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Finally, and still important–have a look at Research going on at Cornell; see if anything new and interesting pops up.
Speaking of which: Cornell School of Engineering––scroll down to check out the Spotlights links, doing some reading there, then continue on down the page to and check out both.
Then check out Cornell Engineering’s 14 Majors and 20 minors.
This dissertation studies the agricultural sector in the United States. In Chapter 1, Laurence Wilse-Samson and I examine the widespread migration to farms in the U. The movement to farms also has spillovers on the broader economy, facilitating a decline in market-based expenditure and a shift into home production.
agricultural economy during the Great Depression, while Chapter 3 looks at the effects of air pollution on crop yields in recent years. We show that the option to move to farms serves as informal insurance during times of economic crisis, and that modernization in the agricultural sector reduces the ability of the land to provide this insurance function.
Our results bring attention to a less-studied effect by which formal insurance stabilizes the economy during deep crises: it increases market demand by diverting consumption away from home production and towards market-based expenditure. population census, I match a sample of individuals from the 1930 census to their records in the 1940 census.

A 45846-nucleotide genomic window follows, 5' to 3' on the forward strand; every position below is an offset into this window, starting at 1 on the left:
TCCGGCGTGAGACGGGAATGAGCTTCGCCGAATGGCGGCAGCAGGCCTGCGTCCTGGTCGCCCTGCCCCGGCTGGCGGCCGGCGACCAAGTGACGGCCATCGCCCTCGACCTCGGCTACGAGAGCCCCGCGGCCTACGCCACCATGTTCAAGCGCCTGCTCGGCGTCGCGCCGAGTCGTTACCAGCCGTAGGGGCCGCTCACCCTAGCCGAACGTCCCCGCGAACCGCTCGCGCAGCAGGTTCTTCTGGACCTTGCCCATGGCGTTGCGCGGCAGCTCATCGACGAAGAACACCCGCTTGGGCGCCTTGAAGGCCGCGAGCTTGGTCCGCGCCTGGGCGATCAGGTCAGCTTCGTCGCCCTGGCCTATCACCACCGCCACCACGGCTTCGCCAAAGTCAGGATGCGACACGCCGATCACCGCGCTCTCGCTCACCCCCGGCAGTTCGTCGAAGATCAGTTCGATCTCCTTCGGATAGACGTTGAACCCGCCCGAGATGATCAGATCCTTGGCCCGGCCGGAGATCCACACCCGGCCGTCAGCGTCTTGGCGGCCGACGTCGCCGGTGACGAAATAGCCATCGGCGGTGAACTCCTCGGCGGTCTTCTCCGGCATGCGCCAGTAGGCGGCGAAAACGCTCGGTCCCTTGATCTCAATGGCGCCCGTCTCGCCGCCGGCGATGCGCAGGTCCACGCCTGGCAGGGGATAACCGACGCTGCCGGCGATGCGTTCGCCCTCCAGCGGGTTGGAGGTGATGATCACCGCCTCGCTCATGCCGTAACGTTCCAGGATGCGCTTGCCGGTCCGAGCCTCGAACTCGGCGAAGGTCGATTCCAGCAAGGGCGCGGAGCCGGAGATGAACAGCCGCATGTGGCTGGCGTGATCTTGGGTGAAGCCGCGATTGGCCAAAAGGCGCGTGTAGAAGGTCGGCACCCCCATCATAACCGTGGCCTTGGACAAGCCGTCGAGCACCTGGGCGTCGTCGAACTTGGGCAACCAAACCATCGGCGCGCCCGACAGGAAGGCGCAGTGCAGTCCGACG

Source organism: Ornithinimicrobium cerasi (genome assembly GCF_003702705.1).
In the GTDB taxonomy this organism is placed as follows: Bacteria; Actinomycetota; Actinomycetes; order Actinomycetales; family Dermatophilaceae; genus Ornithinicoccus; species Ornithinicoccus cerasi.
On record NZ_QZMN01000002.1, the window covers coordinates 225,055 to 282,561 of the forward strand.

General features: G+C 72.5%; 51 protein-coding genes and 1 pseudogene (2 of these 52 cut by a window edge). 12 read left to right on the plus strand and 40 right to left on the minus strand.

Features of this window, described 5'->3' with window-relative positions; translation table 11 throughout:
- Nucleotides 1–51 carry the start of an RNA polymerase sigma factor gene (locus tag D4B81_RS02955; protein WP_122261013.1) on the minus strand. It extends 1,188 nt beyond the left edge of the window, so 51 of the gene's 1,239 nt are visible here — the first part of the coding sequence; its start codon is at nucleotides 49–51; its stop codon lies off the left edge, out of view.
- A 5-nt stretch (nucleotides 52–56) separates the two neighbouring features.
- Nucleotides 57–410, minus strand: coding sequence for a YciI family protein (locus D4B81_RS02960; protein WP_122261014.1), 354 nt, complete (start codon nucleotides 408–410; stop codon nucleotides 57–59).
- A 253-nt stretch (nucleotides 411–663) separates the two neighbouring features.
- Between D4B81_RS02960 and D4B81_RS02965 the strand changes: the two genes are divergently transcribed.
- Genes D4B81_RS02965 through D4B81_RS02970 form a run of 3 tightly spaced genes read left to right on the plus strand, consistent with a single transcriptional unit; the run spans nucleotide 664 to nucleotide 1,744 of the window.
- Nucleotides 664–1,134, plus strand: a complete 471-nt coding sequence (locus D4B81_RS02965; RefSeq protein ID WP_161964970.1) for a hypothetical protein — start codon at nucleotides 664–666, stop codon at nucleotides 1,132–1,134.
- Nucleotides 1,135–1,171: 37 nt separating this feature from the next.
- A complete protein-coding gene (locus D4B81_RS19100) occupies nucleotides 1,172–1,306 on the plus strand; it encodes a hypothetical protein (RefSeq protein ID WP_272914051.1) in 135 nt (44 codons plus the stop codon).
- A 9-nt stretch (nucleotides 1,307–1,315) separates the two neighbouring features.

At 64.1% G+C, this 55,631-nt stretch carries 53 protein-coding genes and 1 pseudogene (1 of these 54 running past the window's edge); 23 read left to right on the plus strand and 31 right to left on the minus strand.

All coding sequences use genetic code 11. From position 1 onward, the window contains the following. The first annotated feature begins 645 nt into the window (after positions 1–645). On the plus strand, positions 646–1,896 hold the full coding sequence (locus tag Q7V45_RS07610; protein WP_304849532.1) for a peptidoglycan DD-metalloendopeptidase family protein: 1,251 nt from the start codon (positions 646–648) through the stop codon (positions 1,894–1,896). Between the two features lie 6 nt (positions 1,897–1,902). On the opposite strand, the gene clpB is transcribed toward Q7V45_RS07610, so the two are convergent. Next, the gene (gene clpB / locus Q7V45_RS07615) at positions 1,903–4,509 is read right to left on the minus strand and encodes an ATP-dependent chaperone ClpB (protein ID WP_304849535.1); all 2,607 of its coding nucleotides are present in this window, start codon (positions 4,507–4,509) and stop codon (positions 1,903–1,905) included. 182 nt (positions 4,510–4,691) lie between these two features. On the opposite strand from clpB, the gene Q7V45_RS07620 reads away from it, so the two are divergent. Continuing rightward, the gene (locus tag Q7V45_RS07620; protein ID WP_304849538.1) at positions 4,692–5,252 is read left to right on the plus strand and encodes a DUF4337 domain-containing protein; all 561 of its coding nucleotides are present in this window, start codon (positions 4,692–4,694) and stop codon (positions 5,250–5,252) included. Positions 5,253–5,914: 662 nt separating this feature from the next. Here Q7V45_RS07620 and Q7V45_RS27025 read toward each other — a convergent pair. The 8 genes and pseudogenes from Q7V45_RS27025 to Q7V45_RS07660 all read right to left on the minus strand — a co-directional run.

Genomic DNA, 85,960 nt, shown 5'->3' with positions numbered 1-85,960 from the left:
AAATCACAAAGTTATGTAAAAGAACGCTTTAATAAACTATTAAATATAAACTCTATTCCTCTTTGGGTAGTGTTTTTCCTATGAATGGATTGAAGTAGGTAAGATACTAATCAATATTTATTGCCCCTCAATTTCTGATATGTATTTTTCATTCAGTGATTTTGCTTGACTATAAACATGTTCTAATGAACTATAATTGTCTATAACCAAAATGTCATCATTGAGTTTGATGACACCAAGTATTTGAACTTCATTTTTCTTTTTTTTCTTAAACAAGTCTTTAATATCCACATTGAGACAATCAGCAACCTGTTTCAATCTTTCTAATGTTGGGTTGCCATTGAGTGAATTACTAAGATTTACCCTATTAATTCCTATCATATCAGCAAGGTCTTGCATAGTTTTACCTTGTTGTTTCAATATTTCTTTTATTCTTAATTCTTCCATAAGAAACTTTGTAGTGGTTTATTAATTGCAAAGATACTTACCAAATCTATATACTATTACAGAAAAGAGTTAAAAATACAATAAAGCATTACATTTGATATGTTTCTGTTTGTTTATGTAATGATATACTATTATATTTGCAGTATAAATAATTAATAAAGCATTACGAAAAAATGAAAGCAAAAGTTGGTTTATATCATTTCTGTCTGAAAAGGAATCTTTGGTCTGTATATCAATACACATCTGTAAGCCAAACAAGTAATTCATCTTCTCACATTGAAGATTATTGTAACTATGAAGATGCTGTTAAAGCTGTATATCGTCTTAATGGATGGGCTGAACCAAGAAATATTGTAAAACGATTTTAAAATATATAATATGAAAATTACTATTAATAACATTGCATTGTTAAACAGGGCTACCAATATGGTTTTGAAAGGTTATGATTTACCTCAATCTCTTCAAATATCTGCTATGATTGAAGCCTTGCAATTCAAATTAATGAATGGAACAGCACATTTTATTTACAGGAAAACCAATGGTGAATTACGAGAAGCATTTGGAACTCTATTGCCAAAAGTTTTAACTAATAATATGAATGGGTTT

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Chapter 2 examines the effects of the Great Depression on out-migration from farms, and how those effects vary across different groups of agriculturalists. Because the 1940 census includes information on location and farm status in 1935, this linked sample provides information on location and farm status for the years 1930, 1935, and 1940, allowing me to follow individuals over the course of the Great Depression.
At Cornell, you write one supplemental essay aimed specifically at your chosen field of study, relating it to yourself.
But this one essay incorporates two topics you need to cover–yourself and Cornell.
I show that farmers in mechanized agricultural regions are more likely to leave their farms during the crisis, compared to farmers in less mechanized regions, but they are no more likely to transition to the non-farm sector.
While tenant farmers are in general more likely to out-migrate compared to farm owners, this differential is even larger in the more mechanized, high-productivity areas.